Several lines of evidence indicate that TNF-α could be involved in the pathogenesis of HE in ALF [24,25,26,27]. Patients with HE who are in ALF have elevated circulating levels of TNF-α . A strong correlation between the circulating levels of TNF-α and those of ammonia was identified in these patients, which suggests a significant relationship between TNF-α and ammonia in patients with liver failure and HE. Research shows that TNF-α increases the diffusion of ammonia in central nervous system-derived endothelial cells , increasing the concentration of ammonia in the brain and consequently increasing ammonia toxicity to the central nervous system. TNF-α contributes to cell swelling in ammonia-sensitized cultured astrocytes . We found that the elevation of serum TNF-α paralleled the increasing concentration of ammonia in the blood and brain tissues in D-GalN/LPS-induced ALF and was correlated with Rhcg expression in brain tissues. When TNF-α was blocked with an antibody against TNF-α IgG, Rhcg expression in ALF brain tissues was significantly downregulated; blood ammonia levels remained higher than in the saline group, but brain ammonia levels decreased to the baseline level. TNF-α is detected between 2 and 6 h from the start of the D-GalN+LPS treatment; blood and brain ammonia reaches a maximum level between 6 and 12 h; and Rhcg expression peaks between 9 and 12 h. The fact that TNF-α expression precedes that of the ammonia transporter Rhcg suggests that it may play a role in transcriptional or posttranslational upregulation of the Rhcg gene. The fact that the timing of Rhcg expression coincides with the ammonia peak in the brain indicates that Rhcg contributes to the accumulation of ammonia in the brain. These findings provide a likely mechanism for the exacerbation of brain edema or HE in patients with ALF. TNF-α may be involved in the development of brain edema in ALF by affecting brain ammonia through the modulation of Rhcg expression in the brain.
In conclusion, the ammonia transporter Rhcg was expressed in brain tissues of C57BL/6 mice. Rhcg was expressed in brain microvascular endothelial cells, astrocytes, and neurons. Brain Rhcg expression was increased in LPS/D-GalN- and TNF-α/D-GalN-induced ALF mice and correlated with the blood and brain ammonia concentration. Rhcg may play an important role in ammonia transport in the central nervous system. TNF-α played an important role in LPS/D-GalN-induced ALF and the subsequent HE. Pretreatment with anti-TNF-α IgG antibody prevented the occurrence of ALF and reduced blood and brain ammonia levels in the LPS/D-GalN group. TNF-α might be involved in cytotoxic edema in ALF by regulating Rhcg expression in brain tissues, although the underlying mechanisms need to be further investigated.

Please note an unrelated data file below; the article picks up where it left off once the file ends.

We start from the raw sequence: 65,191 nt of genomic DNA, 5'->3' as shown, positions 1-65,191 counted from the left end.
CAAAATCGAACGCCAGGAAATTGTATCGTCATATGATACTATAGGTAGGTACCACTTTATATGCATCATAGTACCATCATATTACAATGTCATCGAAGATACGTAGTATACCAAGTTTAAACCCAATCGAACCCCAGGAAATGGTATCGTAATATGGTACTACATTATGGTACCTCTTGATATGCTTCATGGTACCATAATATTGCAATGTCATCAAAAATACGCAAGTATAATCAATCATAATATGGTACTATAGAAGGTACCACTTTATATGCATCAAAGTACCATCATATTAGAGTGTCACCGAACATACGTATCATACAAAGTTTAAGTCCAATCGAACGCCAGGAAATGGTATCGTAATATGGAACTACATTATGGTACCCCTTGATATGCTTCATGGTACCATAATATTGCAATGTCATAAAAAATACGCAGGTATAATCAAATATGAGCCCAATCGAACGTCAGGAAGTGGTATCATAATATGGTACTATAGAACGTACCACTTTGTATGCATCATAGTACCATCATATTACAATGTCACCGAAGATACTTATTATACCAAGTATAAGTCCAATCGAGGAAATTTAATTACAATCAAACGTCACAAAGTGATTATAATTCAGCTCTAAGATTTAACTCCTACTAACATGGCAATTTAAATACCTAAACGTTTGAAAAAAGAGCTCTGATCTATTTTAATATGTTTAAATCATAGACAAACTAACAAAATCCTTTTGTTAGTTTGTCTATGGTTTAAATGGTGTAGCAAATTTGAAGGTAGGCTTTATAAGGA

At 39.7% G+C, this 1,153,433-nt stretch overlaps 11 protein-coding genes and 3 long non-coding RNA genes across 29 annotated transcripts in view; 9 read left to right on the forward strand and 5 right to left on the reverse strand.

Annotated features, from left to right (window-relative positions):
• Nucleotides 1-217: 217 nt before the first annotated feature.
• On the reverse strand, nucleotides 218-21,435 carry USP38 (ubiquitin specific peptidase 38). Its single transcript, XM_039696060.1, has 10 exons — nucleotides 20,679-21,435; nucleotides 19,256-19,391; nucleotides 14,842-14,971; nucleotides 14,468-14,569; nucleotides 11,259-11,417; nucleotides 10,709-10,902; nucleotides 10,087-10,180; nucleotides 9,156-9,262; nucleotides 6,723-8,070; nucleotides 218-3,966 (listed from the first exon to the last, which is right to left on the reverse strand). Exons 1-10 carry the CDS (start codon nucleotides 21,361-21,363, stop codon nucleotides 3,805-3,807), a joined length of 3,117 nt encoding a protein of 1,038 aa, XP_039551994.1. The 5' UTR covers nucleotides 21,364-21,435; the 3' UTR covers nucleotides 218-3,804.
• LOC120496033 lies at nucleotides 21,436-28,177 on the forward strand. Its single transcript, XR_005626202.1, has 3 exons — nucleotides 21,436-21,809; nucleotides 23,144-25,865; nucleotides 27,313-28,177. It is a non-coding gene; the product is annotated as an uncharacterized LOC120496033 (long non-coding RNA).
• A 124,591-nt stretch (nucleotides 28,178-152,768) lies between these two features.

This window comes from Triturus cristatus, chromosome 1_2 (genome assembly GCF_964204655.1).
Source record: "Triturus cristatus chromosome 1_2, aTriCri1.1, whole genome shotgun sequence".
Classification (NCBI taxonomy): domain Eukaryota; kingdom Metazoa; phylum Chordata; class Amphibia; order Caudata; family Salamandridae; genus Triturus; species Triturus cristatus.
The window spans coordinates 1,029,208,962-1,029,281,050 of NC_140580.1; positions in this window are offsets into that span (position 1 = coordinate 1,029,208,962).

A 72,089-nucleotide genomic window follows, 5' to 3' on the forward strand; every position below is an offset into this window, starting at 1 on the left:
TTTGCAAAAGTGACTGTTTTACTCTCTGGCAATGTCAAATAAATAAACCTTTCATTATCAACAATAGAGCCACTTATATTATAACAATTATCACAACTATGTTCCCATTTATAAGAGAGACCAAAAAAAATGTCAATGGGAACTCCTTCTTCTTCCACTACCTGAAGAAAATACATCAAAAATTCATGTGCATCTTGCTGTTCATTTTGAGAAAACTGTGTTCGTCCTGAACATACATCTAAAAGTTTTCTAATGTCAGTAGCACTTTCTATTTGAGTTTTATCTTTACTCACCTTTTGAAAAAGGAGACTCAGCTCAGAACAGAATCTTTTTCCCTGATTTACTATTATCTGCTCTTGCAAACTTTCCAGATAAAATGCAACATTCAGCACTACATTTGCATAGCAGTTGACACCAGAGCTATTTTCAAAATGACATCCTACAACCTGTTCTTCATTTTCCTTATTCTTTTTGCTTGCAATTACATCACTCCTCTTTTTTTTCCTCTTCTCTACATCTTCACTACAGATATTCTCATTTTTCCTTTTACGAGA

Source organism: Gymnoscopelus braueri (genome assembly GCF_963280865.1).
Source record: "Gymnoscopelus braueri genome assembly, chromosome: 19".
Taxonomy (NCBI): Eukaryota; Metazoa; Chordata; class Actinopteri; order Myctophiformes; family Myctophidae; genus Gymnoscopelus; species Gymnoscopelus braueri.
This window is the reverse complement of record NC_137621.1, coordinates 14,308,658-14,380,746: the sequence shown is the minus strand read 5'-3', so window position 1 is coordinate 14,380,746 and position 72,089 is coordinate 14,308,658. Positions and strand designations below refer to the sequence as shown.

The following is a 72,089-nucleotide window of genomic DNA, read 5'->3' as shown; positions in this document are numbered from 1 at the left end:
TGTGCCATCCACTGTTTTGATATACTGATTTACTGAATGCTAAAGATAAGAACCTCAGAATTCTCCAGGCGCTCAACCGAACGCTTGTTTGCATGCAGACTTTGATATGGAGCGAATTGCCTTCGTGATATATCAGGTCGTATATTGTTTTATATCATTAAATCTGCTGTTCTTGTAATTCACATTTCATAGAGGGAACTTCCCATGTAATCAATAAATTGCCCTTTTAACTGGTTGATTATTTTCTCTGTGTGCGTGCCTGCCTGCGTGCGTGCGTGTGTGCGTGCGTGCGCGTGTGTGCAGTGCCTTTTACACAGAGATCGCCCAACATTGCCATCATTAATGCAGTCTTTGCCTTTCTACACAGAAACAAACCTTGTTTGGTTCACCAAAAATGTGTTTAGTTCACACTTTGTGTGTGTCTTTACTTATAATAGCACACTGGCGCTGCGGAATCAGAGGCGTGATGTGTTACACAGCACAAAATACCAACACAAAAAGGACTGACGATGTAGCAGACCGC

Acute liver failure
Glial fibrillary acidic protein
Rhesus glycoprotein B
Rhesus glycoprotein C
Tumor necrosis factor-alpha
Rolando N, Wade J, Davalos M, Wendon J, Philpott-Howard J, Williams R. The systemic inflammatory response syndrome in acute liver failure. Hepatology. 2000;32:734–9.
Bernal W, Hyyrylainen A, Gera A, Audimoolam VK, McPhail MJ, Auzinger G, et al. Lessons from look-back in acute liver failure? A single centre experience of 3300 patients. J Hepatol. 2013;59:74–80.
Bernal W, Hall C, Karvellas CJ, Auzinger G, Sizer E, Wendon J. Arterial ammonia and clinical risk factors for encephalopathy and intracranial hypertension in acute liver failure. Hepatology. 2007;46:1844–52.
Clemmesen JO, Larsen FS, Kondrup J, Hansen BA, Ott P. Cerebral herniation in patients with acute liver failure is correlated with arterial ammonia concentration. Hepatology. 1999;29:648–53.
Ott P, Vilstrup H. Cerebral effects of ammonia in liver disease: current hypotheses. Metab Brain Dis. 2014;29:901–11.
Ott P, Larsen FS. Blood-brain barrier permeability to ammonia in liver failure: a critical reappraisal. Neurochem Int. 2004;44:185–98.
Marini AM, Matassi G, Raynal V, André B, Cartron JP, Chérif-Zahar B. The human Rhesus-associated RhAG protein and a kidney homologue promote ammonium transport in yeast. Nat Genet. 2000;26:341–4.
Huang CH, Liu PZ. New insights into the Rh superfamily of genes and proteins in erythroid cells and nonerythroid tissues. Blood Cells Mol Dis. 2001;27:90–101.
Han KH, Lee HW, Handlogten ME, et al. Expression of the ammonia transporter family member, Rh B glycoprotein, in the human kidney. Am J Physiol Renal Physiol. 2013;304:F972–81.
Weiner ID, Miller RT, Verlander JW. Localization of the ammonium transporters, Rh B glycoprotein and Rh C glycoprotein, in the mouse liver. Gastroenterology. 2003;124:1432–40.
Handlogten ME, Hong SP, Zhang L, Vander AW, Steinbaum ML, Campbell-Thompson M, et al. Expression of the ammonia transporter proteins Rh B glycoprotein and Rh C glycoprotein in the intestinal tract. Am J Physiol Gastrointest Liver Physiol. 2005;288:G1036–47.
Han KH, Mekala K, Babida V, Kim HY, Handlogten ME, Verlander JW, et al. Expression of the gas transporting proteins, Rh B glycoprotein and Rh C glycoprotein, in the murine lung. Am J Physiol Lung Cell Mol Physiol. 2009;297:L153–63.
Weiner ID, Verlander JW. Recent advances in understanding renal ammonia metabolism and transport. Curr Opin Nephrol Hypertens. 2016;25:436–43.
Biver S, Belge H, Bourgeois S, Van Vooren P, Nowik M, Scohy S, et al. A role for Rhesus factor Rhcg in renal ammonium excretion and male fertility. Nature. 2008;456:339–43.
Ong JP, Aggarwal A, Krieger D, Easley KA, Karafa MT, Van Lente F, et al. Correlation between ammonia levels and the severity of hepatic encephalopathy. Am J Med. 2003;114:188–93.
Shawcross DL, Sharifi Y, Canavan JB, Yeoman AD, Abeles RD, Taylor NJ, et al. Infection and systemic inflammation, not ammonia, are associated with grade 3/4 hepatic encephalopathy, but not mortality in cirrhosis. J Hepatol. 2011;54:640–9.